Even if a song or album is not yet available to purchase or pre-order on iTunes itself, if a release is in the iTunes database, the artist will appear in search results for the song or album name. As noted in the aforementioned Justin Timberlake post, once the single was rumored to be titled “Suit & Tie,” I was able to confirm the title and the Jay-Z feature by using a search query like “suit & tie feat jay-z” even before the name had been confirmed.
Similarly, when rumors rose that the upcoming Kanye West album would be named Yeezus, I checked the Link Maker to confirm that the name was legitimate. Recently, as reported by Beats Per Minute, screenshots have appeared online suggesting the leaked tracklisting of Yeezus, with featured artists including Frank Ocean, Tyler the Creator, and John Legend. Since the tracklisting was posted as a screenshot of an iTunes pre-order page, I checked to see if the titles appeared in the Link Maker. While “yeezus” still brought up Kanye’s artist link, the songs did not, simply showing instead that “Your search had no results.” For example, a search for “new slaves frank” reveals two unrelated matches, while “new slaves feat frank ocean” delivers none. The results are the same for other combinations, including “kanye lightning,” “yeezus awake with the dark,” and “kanye lonne chia.” If the tracklisting were correct and currently in the iTunes database, all of these search queries would have shown Kanye West in the artist links. Even the previously-confirmed tracks, “New Slaves” and “Black Skinhead,” produce the “Your search had no results.” message.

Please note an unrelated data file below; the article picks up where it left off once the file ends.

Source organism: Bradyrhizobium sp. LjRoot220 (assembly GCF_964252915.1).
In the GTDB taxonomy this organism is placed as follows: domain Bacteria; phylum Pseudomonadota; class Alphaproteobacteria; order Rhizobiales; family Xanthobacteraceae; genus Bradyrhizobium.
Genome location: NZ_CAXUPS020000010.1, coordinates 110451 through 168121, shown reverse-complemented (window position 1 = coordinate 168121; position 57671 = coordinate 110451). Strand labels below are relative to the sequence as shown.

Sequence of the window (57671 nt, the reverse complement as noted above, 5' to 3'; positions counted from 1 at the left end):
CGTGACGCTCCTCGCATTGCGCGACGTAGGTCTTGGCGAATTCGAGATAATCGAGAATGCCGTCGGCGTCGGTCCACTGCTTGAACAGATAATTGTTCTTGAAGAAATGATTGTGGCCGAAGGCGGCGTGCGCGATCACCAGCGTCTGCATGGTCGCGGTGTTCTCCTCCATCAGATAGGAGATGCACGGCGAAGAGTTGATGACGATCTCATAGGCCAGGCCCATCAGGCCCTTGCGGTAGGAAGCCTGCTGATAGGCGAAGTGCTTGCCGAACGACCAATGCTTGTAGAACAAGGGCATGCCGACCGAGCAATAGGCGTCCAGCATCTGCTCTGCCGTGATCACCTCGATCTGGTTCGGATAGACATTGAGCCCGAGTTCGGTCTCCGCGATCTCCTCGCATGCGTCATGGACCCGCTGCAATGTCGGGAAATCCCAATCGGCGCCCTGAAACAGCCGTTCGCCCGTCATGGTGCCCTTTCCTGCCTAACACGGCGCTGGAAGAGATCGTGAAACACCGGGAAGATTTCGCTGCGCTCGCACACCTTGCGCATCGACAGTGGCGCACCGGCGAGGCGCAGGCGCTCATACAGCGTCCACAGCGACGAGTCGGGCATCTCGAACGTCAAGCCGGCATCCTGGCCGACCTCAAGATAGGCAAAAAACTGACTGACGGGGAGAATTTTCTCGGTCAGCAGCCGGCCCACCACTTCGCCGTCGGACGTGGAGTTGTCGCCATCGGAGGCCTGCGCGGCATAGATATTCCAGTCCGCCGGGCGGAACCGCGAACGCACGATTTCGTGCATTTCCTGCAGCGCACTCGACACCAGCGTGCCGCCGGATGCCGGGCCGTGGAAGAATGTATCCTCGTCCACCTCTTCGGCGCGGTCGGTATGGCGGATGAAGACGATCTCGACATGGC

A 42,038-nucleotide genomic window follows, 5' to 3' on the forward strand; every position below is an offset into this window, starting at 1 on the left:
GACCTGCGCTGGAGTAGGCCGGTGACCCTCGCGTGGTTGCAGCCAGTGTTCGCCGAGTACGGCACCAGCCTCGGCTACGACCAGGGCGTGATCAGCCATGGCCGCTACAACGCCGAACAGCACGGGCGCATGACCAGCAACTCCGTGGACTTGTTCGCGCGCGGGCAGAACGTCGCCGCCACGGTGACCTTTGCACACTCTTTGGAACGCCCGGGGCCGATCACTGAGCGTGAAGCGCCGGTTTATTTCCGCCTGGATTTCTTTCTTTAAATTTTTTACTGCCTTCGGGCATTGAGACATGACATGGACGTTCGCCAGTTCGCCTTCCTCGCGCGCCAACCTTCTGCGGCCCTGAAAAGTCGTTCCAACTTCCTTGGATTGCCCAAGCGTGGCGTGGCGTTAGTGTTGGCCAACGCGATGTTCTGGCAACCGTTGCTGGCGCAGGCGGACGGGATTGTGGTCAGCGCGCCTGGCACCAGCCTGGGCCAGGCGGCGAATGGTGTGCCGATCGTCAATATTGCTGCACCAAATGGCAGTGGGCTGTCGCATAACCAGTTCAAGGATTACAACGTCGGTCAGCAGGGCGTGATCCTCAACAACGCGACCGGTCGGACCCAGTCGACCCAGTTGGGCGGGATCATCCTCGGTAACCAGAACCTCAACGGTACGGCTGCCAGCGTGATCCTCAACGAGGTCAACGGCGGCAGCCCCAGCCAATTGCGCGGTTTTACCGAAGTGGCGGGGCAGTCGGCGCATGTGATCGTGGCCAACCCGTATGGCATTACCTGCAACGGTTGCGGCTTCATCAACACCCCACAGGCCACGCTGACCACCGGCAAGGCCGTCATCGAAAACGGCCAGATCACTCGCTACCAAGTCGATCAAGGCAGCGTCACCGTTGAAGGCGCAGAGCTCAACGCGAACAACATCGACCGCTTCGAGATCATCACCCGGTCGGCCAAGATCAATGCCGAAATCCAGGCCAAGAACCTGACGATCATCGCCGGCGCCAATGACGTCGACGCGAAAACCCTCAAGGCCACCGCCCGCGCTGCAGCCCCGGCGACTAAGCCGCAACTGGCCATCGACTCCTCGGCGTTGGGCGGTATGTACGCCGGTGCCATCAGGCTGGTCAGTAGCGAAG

Notably (and perhaps a piece of evidence that would further debunk the rumor), there are search results that do connect themselves to the Yeezus tracklisting. As iTunes has shown with previous pre-orders, such as One Direction’s Take Me Home and Daft Punk’s Random Access Memories – both of which were available to pre-order on iTunes before the tracklisting was revealed – tracks without released names are listed with the word “Track” and a number, such as “Track 1.” Searching such queries as “yeezus track 1” through “yeezus track 14” pulls the Kanye West artist listing, but “yeezus track 15” does not. Not only does this suggest that Yeezus will have fourteen tracks, as is shown in the rumored pre-order, but it shows that the temporary titles of the songs in the iTunes database have not yet been replaced.
One final note: in the two images with the leaked tracklisting that I have seen thus far, the prices for the songs and the album are shown in pounds, not US dollars. In order to confirm that this was not just an absence from the US store, I searched in the Link Maker for UK results as well, with no changes in results.
Even if the Yeezus tracklisting is revealed to match the leaked images, I am not yet convinced of its legitimacy without any additional confirmation from the iTunes Link Maker. Regardless, I have found the iTunes Link Maker to be a useful source not only for creating affiliate links, but to confirm information, and I hope that this post sheds some light as to why.